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[Archived]Oera Linda Book and the Great Flood


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#8866    Abramelin

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Posted 19 December 2011 - 06:06 PM

I should have added the next to my post with the horoscope:

SWISS EPHEMERIS for the year 2194 BCE

Julian Calendar 1 Jan. 2194 BCE == Greg. Calendar 14 Dec. 2195 BCE
The year -2193 astronomical counting style corresponds to year 2194 B.C.E historical counting style
.

http://www.astro.com...00/ae_m2193.pdf


Julian Calendar 1 Oct. 2194 BCE == Greg. Calendar 14 Sept. 2194 BCE
The year -2193 astronomical counting style corresponds to year 2194 B.C.E historical counting style
.

So 23 Oct.(Julian Calendar) = 6 Oct (Gregorian Calendar)

http://www.astro.com...ph/swepha_e.htm

It is a bit unclear what calendar they use in the horsocope and the ephemeris, Julian or Gregorian.

Anyway, have fun, lol.

.

Edited by Abramelin, 19 December 2011 - 06:12 PM.


#8867    Abramelin

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Posted 19 December 2011 - 08:53 PM

Oh boy, it gets even better (again, lol).

First the OLB script:

Posted Image

Notice the OLB for the letter -A- and -W-.

One might think that if there's a 'kroder' near the pole star 'carrying the time around the Yule wheel (the Wheelbarrow or Big Dipper) then maybe these letters -A- and -W- are also near, -A- and -W- because they represent the Beginning and End... of Wralda's name - see the circle with the letters of his name positioned around it)

Posted Image

Well, they are: they are called Cassiopeia and Cepheus.

What's nice is that according to mythology these two persons were Queen and King and married to eachother.

Cassiopeia is a constellation in the northern sky, named after the vain queen Cassiopeia in Greek mythology, who boasted about her unrivalled beauty. Cassiopea was one of the 48 constellations listed by the 2nd century Greek astronomer Ptolemy, and it remains one of the 88 modern constellations today. It is easily recognizable due to its distinctive 'W' shape, formed by five bright stars. It is bordered by Andromeda to the south, Perseus to the southeast, and Cepheus to the north. She is opposite the Big Dipper, and from northern latitudes can be seen at her clearest in early November.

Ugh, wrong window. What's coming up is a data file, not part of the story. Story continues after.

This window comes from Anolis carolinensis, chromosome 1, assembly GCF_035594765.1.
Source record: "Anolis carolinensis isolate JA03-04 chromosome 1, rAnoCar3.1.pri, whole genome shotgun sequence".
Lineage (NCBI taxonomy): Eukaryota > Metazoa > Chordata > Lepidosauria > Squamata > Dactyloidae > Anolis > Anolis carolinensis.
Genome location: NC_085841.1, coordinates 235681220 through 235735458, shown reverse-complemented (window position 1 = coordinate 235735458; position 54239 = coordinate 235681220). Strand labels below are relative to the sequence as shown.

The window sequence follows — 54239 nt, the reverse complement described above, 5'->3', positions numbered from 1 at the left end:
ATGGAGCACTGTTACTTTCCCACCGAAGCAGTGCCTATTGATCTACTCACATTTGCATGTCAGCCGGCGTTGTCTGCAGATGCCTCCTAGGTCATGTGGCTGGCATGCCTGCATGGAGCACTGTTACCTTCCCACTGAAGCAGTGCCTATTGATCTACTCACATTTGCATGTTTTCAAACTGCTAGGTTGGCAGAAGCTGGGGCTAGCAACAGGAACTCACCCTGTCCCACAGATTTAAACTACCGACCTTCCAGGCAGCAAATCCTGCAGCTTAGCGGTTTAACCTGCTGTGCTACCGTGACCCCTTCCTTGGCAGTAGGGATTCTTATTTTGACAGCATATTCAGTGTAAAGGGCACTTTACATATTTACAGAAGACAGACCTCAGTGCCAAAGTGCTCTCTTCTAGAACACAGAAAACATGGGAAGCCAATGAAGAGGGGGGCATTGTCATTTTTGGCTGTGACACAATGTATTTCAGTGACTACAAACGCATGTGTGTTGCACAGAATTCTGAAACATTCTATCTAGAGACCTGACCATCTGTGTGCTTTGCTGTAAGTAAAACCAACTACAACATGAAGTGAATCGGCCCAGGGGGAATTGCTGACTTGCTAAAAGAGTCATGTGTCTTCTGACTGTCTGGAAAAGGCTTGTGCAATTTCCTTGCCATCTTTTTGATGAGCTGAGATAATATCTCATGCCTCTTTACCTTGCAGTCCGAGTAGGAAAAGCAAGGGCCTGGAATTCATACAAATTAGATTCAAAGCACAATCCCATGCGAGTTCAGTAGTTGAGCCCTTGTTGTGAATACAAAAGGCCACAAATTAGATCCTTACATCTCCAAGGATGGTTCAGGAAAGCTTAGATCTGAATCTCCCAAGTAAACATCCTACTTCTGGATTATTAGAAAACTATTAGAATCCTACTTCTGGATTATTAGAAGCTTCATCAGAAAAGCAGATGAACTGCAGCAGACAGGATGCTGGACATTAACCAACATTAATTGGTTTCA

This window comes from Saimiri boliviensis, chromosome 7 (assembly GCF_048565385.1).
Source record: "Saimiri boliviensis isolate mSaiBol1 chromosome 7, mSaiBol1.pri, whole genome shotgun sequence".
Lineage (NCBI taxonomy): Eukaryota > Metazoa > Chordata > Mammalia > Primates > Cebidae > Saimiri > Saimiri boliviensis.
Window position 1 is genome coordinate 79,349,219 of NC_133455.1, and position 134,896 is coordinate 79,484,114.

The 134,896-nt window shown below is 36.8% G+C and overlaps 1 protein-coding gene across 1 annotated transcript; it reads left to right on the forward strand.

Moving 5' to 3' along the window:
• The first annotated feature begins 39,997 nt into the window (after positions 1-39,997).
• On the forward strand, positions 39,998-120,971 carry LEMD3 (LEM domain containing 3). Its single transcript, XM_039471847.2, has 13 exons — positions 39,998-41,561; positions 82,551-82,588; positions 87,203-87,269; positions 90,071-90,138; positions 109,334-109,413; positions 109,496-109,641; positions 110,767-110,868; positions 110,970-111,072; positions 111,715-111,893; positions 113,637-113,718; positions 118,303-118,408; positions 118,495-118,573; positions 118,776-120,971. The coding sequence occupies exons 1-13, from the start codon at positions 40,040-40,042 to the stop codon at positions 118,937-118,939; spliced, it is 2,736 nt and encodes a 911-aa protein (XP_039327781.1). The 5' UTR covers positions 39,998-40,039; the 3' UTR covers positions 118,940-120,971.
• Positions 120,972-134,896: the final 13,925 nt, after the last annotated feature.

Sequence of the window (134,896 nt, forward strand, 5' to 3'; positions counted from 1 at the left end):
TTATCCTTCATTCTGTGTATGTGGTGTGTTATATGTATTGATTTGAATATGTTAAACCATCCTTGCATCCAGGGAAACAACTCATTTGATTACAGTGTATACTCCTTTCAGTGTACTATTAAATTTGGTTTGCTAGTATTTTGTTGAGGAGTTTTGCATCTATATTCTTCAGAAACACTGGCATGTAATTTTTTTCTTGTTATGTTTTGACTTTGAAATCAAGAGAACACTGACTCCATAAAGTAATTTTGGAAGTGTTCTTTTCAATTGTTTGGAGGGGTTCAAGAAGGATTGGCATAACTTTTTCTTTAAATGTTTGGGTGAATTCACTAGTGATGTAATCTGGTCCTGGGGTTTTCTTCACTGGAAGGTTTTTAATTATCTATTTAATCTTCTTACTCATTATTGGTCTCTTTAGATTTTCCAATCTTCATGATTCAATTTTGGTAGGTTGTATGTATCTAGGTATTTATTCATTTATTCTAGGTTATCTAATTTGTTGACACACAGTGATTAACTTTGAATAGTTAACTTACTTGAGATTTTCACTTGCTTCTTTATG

The constellation is named after Cassiopeia, a queen in Greek mythology. Cassiopeia was the wife of King Cepheus, and became jealous of the beauty of their daughter Andromeda was very beautiful. When she boasted for her beauty, Poseidon, the sea god, sentenced Andromeda to be tied to a rock with a sea monster awaiting her. The hero Perseus defeated the monster, and claimed her as his wife,[1] but Cepheus and Cassiopea preferred her to marry another man, Phineus. In the ensuing battle, Perseus slew his opposers, and Cepheus and Cassiopeia were placed next to each other among the stars by Poseidon, Cassiopeia being placed upside down for half the year because of her vanity
.

[urlhttp://en.wikipedia.org/wiki/Cassiopeia_(constellation)[/url]

http://www.ianridpat...les/cepheus.htm
http://en.wikipedia....ng_of_Aethiopia

Most people can recognize the Big Dipper. It looks like a wheelbarrow, or a plow, or a pot with a curved handle. It has seven stars: four making up the pot, and three for the handle. The faintest is the "pot" star where the handle is attached.

Following the handle's final curve draws the eye to Polaris, the North Star. It is part of the Little Dipper.


The next "easy" marker is the constellation Cassiopeia. It is shaped like a "W" (or "M"), with the triple-star open side facing Polaris. A line drawn from Polaris to the east-most star of Cassiopeia cuts past the west-most stars of Perseus to the Triangulum, a triangle of stars
.


http://mike-dehaan.s...-shower-a272491

Posted Image

Btw: here Cepheus looks like a house with a pointed roof, but I have seen Cepheus being depicted as the OLB letter -A- (a triangle without the bottom horizontal).

Posted Image

==

The Big Dipper can be used to determine time:
http://astro.unl.edu/classaction/animations/ancientastro/dipperclock.swf
http://astro.unl.edu...ipperclock.html

http://astro.unl.edu/classaction/

An explanation of how:
http://www.dmns.org/...tellingTime.pdf

Edited by Abramelin, 19 December 2011 - 09:17 PM.


#8868    Knul

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Posted 19 December 2011 - 09:20 PM

View PostAbramelin, on 19 December 2011 - 08:53 PM, said:

Oh boy, it gets even better (again, lol).

First the OLB script:

Posted Image

Notice the OLB for the letter -A- and -W-.